The meter is small, minimalistic and practical BUT there’s no gear indicator so we were stuck looking for that legendary (but non-existent) seventh gear on several occasions. Even the gear shifter is oddly shaped so it takes a while to get used to as we found ourselves stomping on the entire bar rather than that small tip at the very end during upshifts.
While the Rebel 500 definitely has it setbacks, I honestly have to say that it is by far one of the most fun, practical and coolest-looking bikes that I’ve ever come across in its price range. Paired with a very decent torque and power figures, it’s enough to roll around town in style but adequate to cover bigger distances on highway roads.
The Rebel 500 got us up to 160km/h without any issues and maxed out at around 175km/h (according to the bike’s speedometer). It was still very much stable at 160km/h which was very impressive but it gets a bit light on the front end once you go beyond that. With that being said, riding at highway speeds are quite heavenly.
The 16-inch wheels wrapped with Dunlop rubbers combined with relatively-soft suspension setup however are not quite ideal when tackling curving mountain roads as how we personally experienced on our way up Genting. The Rebel 500 is quite bouncy going up the winding roads and with constant gear changes, rev-matching is a must to keep the rear wheel from locking up since it doesn’t have a slipper clutch.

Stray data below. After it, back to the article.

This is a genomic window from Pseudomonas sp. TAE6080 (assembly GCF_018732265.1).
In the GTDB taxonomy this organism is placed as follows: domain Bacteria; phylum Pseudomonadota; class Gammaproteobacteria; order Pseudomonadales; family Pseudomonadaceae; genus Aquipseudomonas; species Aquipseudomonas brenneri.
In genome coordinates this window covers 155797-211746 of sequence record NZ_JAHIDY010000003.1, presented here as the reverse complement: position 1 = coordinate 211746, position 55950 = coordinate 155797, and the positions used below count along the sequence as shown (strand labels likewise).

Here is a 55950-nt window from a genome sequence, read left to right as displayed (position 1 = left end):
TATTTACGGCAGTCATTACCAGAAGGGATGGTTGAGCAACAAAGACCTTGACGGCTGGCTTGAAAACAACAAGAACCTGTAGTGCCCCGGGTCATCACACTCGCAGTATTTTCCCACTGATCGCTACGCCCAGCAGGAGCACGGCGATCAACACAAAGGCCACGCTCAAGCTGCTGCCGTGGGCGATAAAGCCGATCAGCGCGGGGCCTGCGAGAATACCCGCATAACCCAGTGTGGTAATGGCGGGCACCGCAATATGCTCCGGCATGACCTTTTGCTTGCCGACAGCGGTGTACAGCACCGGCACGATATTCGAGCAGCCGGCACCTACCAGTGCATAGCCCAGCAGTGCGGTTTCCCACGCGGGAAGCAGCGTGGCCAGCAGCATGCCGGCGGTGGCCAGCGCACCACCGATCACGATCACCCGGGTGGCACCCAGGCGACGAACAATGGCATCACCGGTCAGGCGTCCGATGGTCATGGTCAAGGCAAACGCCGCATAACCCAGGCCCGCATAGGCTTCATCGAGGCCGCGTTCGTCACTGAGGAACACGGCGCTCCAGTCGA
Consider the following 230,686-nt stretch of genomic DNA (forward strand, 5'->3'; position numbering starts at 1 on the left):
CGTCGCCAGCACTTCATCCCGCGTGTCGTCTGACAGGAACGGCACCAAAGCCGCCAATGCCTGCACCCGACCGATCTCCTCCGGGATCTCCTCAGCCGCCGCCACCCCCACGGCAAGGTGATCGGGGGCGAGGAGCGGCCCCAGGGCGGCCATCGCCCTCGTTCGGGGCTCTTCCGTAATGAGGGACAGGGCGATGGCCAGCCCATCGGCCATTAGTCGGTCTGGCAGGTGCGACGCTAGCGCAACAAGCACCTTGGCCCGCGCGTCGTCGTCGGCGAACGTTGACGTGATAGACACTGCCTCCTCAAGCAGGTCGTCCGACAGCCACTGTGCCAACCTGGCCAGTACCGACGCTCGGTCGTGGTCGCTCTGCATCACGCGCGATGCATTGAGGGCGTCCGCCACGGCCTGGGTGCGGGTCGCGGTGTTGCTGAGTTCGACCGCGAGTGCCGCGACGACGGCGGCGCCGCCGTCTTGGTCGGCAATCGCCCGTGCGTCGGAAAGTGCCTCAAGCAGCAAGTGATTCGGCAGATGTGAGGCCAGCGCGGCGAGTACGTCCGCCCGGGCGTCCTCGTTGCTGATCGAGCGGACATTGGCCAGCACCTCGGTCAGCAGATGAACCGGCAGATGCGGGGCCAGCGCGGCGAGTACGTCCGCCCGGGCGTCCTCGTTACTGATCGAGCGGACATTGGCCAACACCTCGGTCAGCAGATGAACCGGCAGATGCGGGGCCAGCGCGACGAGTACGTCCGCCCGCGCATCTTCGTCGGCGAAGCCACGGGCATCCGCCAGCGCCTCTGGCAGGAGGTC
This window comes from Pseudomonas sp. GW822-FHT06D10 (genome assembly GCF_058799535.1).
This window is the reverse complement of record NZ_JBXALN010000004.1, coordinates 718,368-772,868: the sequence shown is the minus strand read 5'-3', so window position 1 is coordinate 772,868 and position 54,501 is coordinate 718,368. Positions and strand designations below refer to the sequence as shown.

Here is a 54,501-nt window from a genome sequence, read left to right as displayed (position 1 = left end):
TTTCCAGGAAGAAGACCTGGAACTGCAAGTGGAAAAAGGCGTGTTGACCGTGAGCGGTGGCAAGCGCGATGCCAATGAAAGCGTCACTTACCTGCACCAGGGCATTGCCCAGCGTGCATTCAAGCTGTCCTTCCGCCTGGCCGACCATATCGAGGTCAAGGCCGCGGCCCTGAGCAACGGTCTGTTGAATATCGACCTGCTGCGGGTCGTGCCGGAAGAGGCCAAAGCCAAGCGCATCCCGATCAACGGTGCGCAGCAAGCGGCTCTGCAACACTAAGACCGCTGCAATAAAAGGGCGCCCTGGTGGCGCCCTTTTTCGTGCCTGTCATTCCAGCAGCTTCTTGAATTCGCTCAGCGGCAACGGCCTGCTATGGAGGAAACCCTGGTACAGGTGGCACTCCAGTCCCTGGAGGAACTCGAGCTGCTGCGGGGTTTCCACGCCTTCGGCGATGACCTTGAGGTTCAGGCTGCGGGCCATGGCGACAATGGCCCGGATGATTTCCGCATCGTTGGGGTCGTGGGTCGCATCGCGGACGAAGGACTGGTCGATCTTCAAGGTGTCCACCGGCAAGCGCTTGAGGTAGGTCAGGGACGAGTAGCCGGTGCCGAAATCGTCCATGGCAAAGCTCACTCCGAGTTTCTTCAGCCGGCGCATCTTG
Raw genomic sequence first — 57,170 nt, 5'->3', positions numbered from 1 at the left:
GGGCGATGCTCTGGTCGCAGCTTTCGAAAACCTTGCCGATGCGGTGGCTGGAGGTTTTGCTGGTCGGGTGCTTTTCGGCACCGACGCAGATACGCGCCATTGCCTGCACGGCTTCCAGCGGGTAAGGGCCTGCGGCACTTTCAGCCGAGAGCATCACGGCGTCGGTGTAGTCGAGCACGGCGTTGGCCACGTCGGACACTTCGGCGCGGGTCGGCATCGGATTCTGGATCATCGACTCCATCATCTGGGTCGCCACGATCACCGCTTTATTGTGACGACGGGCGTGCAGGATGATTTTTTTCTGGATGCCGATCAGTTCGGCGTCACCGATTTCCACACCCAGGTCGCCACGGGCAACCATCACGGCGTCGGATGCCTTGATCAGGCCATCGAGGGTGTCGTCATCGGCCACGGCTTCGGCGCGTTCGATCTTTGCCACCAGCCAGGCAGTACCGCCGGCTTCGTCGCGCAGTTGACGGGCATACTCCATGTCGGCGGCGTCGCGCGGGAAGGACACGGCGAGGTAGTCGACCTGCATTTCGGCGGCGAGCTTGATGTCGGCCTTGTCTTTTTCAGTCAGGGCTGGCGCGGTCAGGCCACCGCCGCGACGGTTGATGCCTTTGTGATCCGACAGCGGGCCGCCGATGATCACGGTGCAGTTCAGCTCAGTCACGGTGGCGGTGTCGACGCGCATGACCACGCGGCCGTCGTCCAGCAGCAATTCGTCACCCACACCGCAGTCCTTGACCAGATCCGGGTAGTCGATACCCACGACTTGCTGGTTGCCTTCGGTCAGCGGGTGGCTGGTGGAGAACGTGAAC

At the end of the day, it is indeed a super practical Japanese bobber with sexy looks and decent performance. Its curb weight of only 191kg is not bad, either. There are some drawbacks but I think once the Honda Big Wing centres start their operations in 2018, there will be quite a selection of custom parts for the Rebel 500 to make it even more enticing.
Perhaps a louder exhaust with wrapped manifold for a more menacing look or a shorter handlebar to reduce the amount of vibrations would do the trick. For this particular motoring journalist, “It ain’t perfect but it’s perfect for me” is what I have been telling myself (and the wife).